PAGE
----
TKGA membership?

ChazH's picture

Are any of you members of the TKGA? (The Knitting Guild Assocation; http://www.tkga.com)  I've considered membership off and on for a few years now but I've never done it.  I have and am still considering doing their master knitter  certification program.  What are your thoughts on this?  IMHO, the TKGA is decidedly woman centered, but I guess I should tell us all something we wouldn't already know.

Gabriel's picture

Actually, I just decided to join our local knitters guild here in Tulsa. I'm not sure what to expect but it affords me a 15% discount at the local shops. I'll ask tomorrow when I attend the first meeting as to their opinion of the national one and let you know!

I have never heard of this. I found http://www.craftyarncouncil.com and volunteered at the Knit IN in Union Sq. last September after having attended a weekend course at F.I.T here in Manhattan. I'm now working through my 30 hours volunteer teaching knitting to become certified. Plus it's free!!!!!!!!!!!!!!

"They say best men are moulded out of faults; and, for the most, become much more the better for being a little bad." William Shakespeare, Measure for Measure

Bill's picture

I joined last January...after " Stitches".... because I like their magazine!

Bill's picture

Eye Candy

Check out these sites....
 
http://ifthehatfits.knotjustknitting.com
> and 42 new scarves at:  http://scarfcrazy.knotjustknitting.com
http://scarfcrazy.knotjustknitting.com
 
 VERY inventive!
 
JPaul's picture

I joined the TKGA several years ago when it was still called The Knitting Guild of America.  It's now called The Knitting Guild Association.  I joined with the intent of doing the Master program which I ordered, but never completed.  It was a bit cheaper then, as well.  I think it was $75 for Level I.  It's now up to $90.  In the past, if you ordered the program and didn't complete it, you could request the updated materials free of charge if a significant amount of time had passed and you hadn't finished (or in my case, started) working on your swatches.  I don't know if that's still the case.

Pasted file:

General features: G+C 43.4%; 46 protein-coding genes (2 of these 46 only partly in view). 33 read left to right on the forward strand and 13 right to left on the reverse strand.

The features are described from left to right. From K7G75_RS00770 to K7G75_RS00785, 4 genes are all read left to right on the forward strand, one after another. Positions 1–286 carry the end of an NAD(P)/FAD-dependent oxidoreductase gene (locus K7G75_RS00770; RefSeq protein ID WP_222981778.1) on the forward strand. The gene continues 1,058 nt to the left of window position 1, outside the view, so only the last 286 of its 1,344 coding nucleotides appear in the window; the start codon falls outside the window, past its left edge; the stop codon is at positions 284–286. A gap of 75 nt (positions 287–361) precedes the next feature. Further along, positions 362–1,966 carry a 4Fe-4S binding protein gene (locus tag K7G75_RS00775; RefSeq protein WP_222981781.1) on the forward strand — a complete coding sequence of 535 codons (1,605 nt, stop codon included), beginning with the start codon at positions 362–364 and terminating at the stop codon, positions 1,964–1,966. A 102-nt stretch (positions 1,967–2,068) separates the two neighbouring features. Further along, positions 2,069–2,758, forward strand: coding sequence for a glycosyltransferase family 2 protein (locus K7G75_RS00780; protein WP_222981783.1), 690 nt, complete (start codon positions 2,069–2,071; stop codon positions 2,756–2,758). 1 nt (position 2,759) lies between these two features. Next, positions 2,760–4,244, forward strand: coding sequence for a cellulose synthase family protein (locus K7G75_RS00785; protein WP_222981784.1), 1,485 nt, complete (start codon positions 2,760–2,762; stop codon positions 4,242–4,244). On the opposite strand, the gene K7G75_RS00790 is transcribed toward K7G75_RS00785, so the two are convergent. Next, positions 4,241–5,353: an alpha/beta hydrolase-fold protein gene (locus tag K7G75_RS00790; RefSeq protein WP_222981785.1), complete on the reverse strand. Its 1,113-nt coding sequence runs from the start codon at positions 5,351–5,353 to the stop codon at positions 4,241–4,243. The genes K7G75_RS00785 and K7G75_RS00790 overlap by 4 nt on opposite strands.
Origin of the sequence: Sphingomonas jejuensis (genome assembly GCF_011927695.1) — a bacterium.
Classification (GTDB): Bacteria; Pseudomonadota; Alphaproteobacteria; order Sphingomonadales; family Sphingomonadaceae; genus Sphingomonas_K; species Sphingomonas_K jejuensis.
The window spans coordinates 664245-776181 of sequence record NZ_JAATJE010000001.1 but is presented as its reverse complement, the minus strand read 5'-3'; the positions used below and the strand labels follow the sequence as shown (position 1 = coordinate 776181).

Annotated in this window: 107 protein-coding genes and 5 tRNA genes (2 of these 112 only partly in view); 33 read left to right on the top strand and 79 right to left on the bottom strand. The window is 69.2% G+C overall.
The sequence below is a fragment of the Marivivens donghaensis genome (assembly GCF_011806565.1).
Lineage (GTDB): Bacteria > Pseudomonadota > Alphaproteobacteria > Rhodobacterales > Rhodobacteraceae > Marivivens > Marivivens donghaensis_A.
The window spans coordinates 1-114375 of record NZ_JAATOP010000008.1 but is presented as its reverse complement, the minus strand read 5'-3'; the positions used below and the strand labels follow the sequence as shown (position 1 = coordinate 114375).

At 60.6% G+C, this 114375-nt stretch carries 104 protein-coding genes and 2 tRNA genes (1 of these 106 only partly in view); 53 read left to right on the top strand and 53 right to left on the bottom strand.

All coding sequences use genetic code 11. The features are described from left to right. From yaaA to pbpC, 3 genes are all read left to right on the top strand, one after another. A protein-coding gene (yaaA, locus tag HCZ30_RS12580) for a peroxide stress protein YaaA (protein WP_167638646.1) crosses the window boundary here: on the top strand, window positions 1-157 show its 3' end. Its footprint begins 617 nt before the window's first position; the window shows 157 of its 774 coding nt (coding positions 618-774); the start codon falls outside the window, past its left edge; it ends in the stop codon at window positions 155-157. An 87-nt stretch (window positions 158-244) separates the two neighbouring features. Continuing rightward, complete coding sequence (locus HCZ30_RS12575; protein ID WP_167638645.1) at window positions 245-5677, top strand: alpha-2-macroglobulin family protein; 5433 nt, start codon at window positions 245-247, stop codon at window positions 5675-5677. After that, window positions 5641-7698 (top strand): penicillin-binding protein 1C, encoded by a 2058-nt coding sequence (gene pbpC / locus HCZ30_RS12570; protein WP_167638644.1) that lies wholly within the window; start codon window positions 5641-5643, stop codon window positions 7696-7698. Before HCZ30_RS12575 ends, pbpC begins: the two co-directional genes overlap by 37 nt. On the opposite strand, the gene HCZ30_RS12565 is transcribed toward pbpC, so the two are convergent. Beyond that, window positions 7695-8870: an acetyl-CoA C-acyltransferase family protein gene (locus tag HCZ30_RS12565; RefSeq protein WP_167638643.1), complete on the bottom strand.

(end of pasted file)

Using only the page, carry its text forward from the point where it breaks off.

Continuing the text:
There are 3 levels to the Master program and you have to complete them all (at a minimum cost of $285, plus membership to the TKGA for however many years it takes to complete the program and the cost for yarn and postage and your already in for at least $350.  Granted, it's not paid all at once and it's an educational program, but I wish level I was cheaper.  $90 to have someone tell me that I can do a decent job of 1x1 ribbing?  I'm not saying I won't ever do it, but at this point I have other places I'd rather spend that $90.  I think Level I should be significantly less expensive.

I was reading some blog entries by others who have completed the program and thought these two entries sort of highlight an interesting contrast.  One knitter, having passed, said it was a nice feeling to know that she could knit well, at least at a basic level.  It bothered me to read that.  Don't spend the $90 if what you're looking for is validation. 

Compare that to the knitter who said that, prior to the course, she had never examined her knitting so thoughtfully.  I like that.  I like to look at my knitting critically and thoughtfully, and I think if the program makes you do that, it's probaby money well spent.  Your bound to learn something if you do the work.

99% of their members are women so, yes, that will tend to be their focus.  Does that have any bearing on your decision to take the course?   Here's a link to some additional demographics. http://www.tkga.com/press.html

TKGA gets some bad press, mostly because they call themselves a non-profit organization but appear to be a business.  I don't know how much of it is warranted.  There are reasonable arguments on both sides of the debate, but I haven't made up my mind, yet, where I stand.   I'd be interested to hear about anyone elses experience with the master knitter program.

I have to agree with JPaul. The TKGA is a long way to go for validation. I have a friend who is a member because she wants to design, and she has heard that a Master Knitter certificate from them will open up a few doors. I trust her opinion and her ability to do research, so if you're planning a career in knitting, then serious consideration might be worth it. Personally, I'm happy with my books and knitting for myself and friends, and I have no aspirations to make money off my knitting, so I won't be joining. And like Groucho Marx, I wouldn't want to join a club that would have me as a member!

Danny